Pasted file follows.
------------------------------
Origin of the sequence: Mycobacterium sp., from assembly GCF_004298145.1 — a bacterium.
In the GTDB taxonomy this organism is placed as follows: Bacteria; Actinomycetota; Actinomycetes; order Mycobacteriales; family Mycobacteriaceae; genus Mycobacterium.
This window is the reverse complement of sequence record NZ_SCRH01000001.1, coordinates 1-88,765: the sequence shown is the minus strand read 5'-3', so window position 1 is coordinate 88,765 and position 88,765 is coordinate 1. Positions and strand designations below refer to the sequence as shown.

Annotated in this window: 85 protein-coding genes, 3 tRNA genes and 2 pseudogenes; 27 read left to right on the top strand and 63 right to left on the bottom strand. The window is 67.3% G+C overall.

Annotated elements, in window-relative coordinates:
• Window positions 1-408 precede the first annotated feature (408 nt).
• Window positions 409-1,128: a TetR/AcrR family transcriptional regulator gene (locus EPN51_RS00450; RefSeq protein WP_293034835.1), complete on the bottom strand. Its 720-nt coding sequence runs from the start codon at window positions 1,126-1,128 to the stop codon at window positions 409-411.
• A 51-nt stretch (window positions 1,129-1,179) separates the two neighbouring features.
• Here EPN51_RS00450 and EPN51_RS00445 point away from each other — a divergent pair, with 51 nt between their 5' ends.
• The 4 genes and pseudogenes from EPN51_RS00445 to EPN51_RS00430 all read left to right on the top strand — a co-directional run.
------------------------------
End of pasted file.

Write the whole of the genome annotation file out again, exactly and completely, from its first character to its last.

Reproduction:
Origin of the sequence: Mycobacterium sp., from assembly GCF_004298145.1 — a bacterium.
In the GTDB taxonomy this organism is placed as follows: Bacteria; Actinomycetota; Actinomycetes; order Mycobacteriales; family Mycobacteriaceae; genus Mycobacterium.
This window is the reverse complement of sequence record NZ_SCRH01000001.1, coordinates 1-88,765: the sequence shown is the minus strand read 5'-3', so window position 1 is coordinate 88,765 and position 88,765 is coordinate 1. Positions and strand designations below refer to the sequence as shown.

Annotated in this window: 85 protein-coding genes, 3 tRNA genes and 2 pseudogenes; 27 read left to right on the top strand and 63 right to left on the bottom strand. The window is 67.3% G+C overall.

Annotated elements, in window-relative coordinates:
• Window positions 1-408 precede the first annotated feature (408 nt).
• Window positions 409-1,128: a TetR/AcrR family transcriptional regulator gene (locus EPN51_RS00450; RefSeq protein WP_293034835.1), complete on the bottom strand. Its 720-nt coding sequence runs from the start codon at window positions 1,126-1,128 to the stop codon at window positions 409-411.
• A 51-nt stretch (window positions 1,129-1,179) separates the two neighbouring features.
• Here EPN51_RS00450 and EPN51_RS00445 point away from each other — a divergent pair, with 51 nt between their 5' ends.
• The 4 genes and pseudogenes from EPN51_RS00445 to EPN51_RS00430 all read left to right on the top strand — a co-directional run.